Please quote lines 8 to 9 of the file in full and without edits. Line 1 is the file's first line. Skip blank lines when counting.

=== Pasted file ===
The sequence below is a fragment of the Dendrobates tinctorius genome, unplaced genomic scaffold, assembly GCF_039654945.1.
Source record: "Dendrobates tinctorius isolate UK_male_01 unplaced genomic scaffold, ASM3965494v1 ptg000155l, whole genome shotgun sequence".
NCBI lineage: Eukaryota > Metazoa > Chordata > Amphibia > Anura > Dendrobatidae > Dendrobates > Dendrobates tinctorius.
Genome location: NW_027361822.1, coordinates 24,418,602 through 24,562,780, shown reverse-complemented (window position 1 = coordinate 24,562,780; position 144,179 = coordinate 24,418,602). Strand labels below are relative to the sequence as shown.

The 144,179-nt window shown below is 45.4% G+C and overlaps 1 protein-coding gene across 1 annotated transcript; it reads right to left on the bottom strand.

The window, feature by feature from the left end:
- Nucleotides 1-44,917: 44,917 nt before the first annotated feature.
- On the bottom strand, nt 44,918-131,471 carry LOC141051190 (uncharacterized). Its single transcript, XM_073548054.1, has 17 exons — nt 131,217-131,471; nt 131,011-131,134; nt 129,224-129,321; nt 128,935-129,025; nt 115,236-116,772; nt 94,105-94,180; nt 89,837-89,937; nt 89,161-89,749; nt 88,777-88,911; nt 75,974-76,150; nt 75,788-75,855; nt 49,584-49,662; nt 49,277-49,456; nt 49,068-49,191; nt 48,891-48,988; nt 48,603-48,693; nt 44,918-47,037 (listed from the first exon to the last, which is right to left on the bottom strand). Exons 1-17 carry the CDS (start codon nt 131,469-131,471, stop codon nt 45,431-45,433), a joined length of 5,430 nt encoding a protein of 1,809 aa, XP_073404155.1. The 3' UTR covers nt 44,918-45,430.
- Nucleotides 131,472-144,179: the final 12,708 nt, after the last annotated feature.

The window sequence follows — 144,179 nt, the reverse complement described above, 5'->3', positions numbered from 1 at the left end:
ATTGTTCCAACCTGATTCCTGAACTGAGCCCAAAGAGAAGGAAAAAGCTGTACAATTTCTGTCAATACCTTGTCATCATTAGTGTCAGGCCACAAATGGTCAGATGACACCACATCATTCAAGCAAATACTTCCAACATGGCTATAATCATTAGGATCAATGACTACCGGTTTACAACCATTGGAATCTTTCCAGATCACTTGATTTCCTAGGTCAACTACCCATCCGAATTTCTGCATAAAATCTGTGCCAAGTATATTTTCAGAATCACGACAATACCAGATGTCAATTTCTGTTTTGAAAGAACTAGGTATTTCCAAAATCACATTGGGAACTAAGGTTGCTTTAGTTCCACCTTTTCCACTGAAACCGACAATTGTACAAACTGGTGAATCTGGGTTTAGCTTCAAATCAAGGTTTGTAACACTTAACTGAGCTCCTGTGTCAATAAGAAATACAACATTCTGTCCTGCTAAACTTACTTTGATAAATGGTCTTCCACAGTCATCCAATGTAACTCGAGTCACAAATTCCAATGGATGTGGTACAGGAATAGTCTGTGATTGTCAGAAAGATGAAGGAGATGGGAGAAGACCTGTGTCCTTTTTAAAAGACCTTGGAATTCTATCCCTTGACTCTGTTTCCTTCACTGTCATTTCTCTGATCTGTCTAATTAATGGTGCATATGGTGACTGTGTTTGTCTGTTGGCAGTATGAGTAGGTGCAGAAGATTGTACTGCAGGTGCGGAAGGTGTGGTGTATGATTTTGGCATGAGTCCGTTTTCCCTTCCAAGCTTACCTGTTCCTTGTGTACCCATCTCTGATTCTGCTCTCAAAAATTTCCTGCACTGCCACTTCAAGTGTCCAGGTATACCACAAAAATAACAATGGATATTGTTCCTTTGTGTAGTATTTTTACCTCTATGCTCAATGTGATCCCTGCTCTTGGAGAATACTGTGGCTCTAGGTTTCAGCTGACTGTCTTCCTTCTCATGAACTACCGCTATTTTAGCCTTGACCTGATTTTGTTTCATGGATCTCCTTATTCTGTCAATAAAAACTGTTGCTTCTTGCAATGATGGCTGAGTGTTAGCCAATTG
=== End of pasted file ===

- On the bottom strand, nt 44,918-131,471 carry LOC141051190 (uncharacterized). Its single transcript, XM_073548054.1, has 17 exons — nt 131,217-131,471; nt 131,011-131,134; nt 129,224-129,321; nt 128,935-129,025; nt 115,236-116,772; nt 94,105-94,180; nt 89,837-89,937; nt 89,161-89,749; nt 88,777-88,911; nt 75,974-76,150; nt 75,788-75,855; nt 49,584-49,662; nt 49,277-49,456; nt 49,068-49,191; nt 48,891-48,988; nt 48,603-48,693; nt 44,918-47,037 (listed from the first exon to the last, which is right to left on the bottom strand). Exons 1-17 carry the CDS (start codon nt 131,469-131,471, stop codon nt 45,431-45,433), a joined length of 5,430 nt encoding a protein of 1,809 aa, XP_073404155.1. The 3' UTR covers nt 44,918-45,430.
- Nucleotides 131,472-144,179: the final 12,708 nt, after the last annotated feature.